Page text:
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#1
12-08-12, 07:10 PM
Member
Join Date: Dec 2012
Location: US
Posts: 3

I am building brick steps in a radius or half circle. Laying two courses of brick each step will be about 14 inches wide. Although there is no overlap in the first row the second row of bricks will have some areas of overlap. Would the curve be handled in the same way as the soldier course for a brick sidewalk in that one side of the brick is cut to fit the curve. Then the next step level would cover the cut areas. In viewing pictures of this type of design with two rows brick it appears both are equal in size with no noticeable cut areas; just wondering how this would be done.
Thank you

#2
12-09-12, 12:08 PM
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Join Date: Oct 2011
Location: USA
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Not exactly sure what you're asking, as you intermingle "courses" and "width" in the same discussion. Tread width should be independent of the number of courses used for each step.

If the curve radius is large enough, no cutting of the bricks will be necessary. Just taper the mortar joints slightly.

#3
12-10-12, 12:10 PM
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Join Date: Dec 2012
Location: US
Posts: 3
The half circle dimension is 62 inches and the radius is 30 1/2 inches. To clarify each step tread level will have two rows of brick the outer radius level and then a row on the inner radius. If I am getting a wagon wheel effect now with the inner level would this mean the radius should be lengthened. Similar to this design.

http://alvarezconstructionnj.com/bri...ter_1 copy.jpg

Thank you

#4
12-10-12, 04:47 PM
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Join Date: Oct 2011
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Thanx for the example pic. I suspect you'll have to taper-cut the long dimensions of the bricks in your upper step(s), if your geometry is close to that of the picture. Trying to make up the angular effect purely by varying the mortar thickness could look cumbersome. And since your tread pattern (rise-to-tread ratio) will not be close to the standard range, don't forget some form of handrail, probably a free-standing radial unit in the center. You don't want people falling because they're not accustomed to taking an awkward, extra step forward on each level, especially when moving in the downhill direction, in the dark.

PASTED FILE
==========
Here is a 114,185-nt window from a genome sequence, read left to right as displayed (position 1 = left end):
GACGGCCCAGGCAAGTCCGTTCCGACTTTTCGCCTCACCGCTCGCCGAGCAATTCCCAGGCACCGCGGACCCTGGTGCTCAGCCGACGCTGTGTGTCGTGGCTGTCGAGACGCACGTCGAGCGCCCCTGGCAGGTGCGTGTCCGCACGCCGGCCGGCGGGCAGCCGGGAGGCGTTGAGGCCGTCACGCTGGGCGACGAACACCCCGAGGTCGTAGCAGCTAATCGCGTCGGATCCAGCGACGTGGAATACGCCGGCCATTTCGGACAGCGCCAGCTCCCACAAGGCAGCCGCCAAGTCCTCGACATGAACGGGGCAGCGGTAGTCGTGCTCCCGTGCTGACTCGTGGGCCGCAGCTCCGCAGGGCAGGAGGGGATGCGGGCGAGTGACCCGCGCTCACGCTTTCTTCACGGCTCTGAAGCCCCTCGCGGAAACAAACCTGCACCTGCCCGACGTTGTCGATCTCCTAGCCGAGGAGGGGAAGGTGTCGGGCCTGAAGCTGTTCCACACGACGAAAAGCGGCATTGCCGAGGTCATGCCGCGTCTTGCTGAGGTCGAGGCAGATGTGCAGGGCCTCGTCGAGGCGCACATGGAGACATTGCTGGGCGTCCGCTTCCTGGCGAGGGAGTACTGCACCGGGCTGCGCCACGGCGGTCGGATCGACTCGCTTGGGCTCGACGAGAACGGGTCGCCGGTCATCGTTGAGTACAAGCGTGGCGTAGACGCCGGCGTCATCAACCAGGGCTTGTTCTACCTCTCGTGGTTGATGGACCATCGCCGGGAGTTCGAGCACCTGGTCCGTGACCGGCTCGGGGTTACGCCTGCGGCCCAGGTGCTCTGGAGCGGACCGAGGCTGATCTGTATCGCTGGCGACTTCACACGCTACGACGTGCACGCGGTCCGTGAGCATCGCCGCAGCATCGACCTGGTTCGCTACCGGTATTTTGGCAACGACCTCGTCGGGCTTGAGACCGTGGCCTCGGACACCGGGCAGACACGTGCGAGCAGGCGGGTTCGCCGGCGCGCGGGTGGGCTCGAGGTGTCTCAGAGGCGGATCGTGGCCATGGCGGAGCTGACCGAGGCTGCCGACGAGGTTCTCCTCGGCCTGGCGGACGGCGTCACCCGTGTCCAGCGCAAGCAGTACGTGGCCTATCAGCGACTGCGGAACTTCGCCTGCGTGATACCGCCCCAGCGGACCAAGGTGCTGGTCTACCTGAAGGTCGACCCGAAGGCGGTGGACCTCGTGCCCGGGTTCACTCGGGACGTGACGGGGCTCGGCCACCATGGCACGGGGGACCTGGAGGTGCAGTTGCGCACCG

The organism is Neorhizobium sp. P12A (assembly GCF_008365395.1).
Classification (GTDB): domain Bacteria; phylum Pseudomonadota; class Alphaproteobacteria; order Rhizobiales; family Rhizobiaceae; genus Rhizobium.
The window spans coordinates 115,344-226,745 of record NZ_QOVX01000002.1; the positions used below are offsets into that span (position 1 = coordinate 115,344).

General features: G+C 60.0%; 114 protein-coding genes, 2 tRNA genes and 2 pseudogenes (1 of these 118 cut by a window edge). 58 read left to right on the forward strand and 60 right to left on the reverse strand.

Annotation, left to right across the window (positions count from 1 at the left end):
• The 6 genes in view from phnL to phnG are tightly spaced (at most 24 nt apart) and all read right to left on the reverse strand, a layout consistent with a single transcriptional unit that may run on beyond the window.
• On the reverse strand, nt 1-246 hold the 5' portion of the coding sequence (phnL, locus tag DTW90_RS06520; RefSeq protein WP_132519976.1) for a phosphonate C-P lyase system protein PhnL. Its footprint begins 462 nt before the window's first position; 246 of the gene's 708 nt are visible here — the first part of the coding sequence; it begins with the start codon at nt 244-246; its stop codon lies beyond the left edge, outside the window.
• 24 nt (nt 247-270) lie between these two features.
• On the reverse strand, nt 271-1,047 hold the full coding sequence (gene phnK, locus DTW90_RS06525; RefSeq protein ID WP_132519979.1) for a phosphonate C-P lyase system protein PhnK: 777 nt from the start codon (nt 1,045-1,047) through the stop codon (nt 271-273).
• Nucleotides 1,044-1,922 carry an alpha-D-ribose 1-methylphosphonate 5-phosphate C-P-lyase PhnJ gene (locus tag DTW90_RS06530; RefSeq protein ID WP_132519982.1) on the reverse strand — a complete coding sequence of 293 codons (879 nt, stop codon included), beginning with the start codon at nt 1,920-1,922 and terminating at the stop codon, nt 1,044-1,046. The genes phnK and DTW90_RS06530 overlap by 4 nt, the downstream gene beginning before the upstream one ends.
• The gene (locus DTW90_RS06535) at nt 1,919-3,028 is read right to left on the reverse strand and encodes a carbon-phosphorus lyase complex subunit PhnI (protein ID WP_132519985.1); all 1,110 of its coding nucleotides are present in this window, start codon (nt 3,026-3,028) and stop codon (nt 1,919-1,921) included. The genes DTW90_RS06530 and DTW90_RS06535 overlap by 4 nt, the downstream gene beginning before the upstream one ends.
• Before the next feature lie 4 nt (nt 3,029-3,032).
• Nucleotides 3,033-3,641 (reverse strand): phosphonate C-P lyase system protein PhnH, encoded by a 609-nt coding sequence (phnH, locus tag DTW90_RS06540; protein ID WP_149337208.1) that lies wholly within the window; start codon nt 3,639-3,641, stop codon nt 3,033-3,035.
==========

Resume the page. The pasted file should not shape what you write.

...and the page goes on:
I personally think an elliptical pattern would look far better than the circular one you've chosen, as it would not throw off the normal human perception that steps should be long and narrow vs. short and fat. Many years ago, I built an arched, elliptical brick stove surround, using a 60" radius, and didn't have to taper-cut any bricks--even in the tighter-radius "corners".

#5
12-11-12, 12:18 PM
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Join Date: Dec 2011
Location: england
Posts: 22
Setting out for the cuts is the same as for an arch.
Draw out the semi circle full size on a board and then mark out the bricks on the circle. Draw the bricks in from the striking point and you can then make a template to use to mark out the bricks for cutting.